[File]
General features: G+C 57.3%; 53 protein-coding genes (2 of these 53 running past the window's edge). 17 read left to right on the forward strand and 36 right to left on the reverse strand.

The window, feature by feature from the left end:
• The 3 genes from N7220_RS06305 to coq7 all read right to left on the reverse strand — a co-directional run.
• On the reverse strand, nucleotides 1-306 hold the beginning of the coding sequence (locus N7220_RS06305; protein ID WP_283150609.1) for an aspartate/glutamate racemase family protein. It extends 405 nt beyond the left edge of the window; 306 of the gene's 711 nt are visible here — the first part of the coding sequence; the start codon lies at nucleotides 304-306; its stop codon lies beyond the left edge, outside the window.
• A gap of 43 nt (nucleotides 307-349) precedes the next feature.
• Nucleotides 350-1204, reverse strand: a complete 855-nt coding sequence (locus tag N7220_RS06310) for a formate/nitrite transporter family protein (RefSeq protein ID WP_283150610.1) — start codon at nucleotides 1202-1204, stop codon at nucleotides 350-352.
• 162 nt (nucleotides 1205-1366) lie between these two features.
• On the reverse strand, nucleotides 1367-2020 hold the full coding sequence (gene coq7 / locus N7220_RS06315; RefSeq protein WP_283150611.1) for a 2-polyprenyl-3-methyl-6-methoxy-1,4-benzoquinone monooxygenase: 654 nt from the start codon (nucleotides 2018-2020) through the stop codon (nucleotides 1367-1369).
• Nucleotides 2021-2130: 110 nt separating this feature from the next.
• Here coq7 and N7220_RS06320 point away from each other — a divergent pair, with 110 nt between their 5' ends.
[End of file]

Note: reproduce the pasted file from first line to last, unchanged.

General features: G+C 57.3%; 53 protein-coding genes (2 of these 53 running past the window's edge). 17 read left to right on the forward strand and 36 right to left on the reverse strand.

The window, feature by feature from the left end:
• The 3 genes from N7220_RS06305 to coq7 all read right to left on the reverse strand — a co-directional run.
• On the reverse strand, nucleotides 1-306 hold the beginning of the coding sequence (locus N7220_RS06305; protein ID WP_283150609.1) for an aspartate/glutamate racemase family protein. It extends 405 nt beyond the left edge of the window; 306 of the gene's 711 nt are visible here — the first part of the coding sequence; the start codon lies at nucleotides 304-306; its stop codon lies beyond the left edge, outside the window.
• A gap of 43 nt (nucleotides 307-349) precedes the next feature.
• Nucleotides 350-1204, reverse strand: a complete 855-nt coding sequence (locus tag N7220_RS06310) for a formate/nitrite transporter family protein (RefSeq protein ID WP_283150610.1) — start codon at nucleotides 1202-1204, stop codon at nucleotides 350-352.
• 162 nt (nucleotides 1205-1366) lie between these two features.
• On the reverse strand, nucleotides 1367-2020 hold the full coding sequence (gene coq7 / locus N7220_RS06315; RefSeq protein WP_283150611.1) for a 2-polyprenyl-3-methyl-6-methoxy-1,4-benzoquinone monooxygenase: 654 nt from the start codon (nucleotides 2018-2020) through the stop codon (nucleotides 1367-1369).
• Nucleotides 2021-2130: 110 nt separating this feature from the next.
• Here coq7 and N7220_RS06320 point away from each other — a divergent pair, with 110 nt between their 5' ends.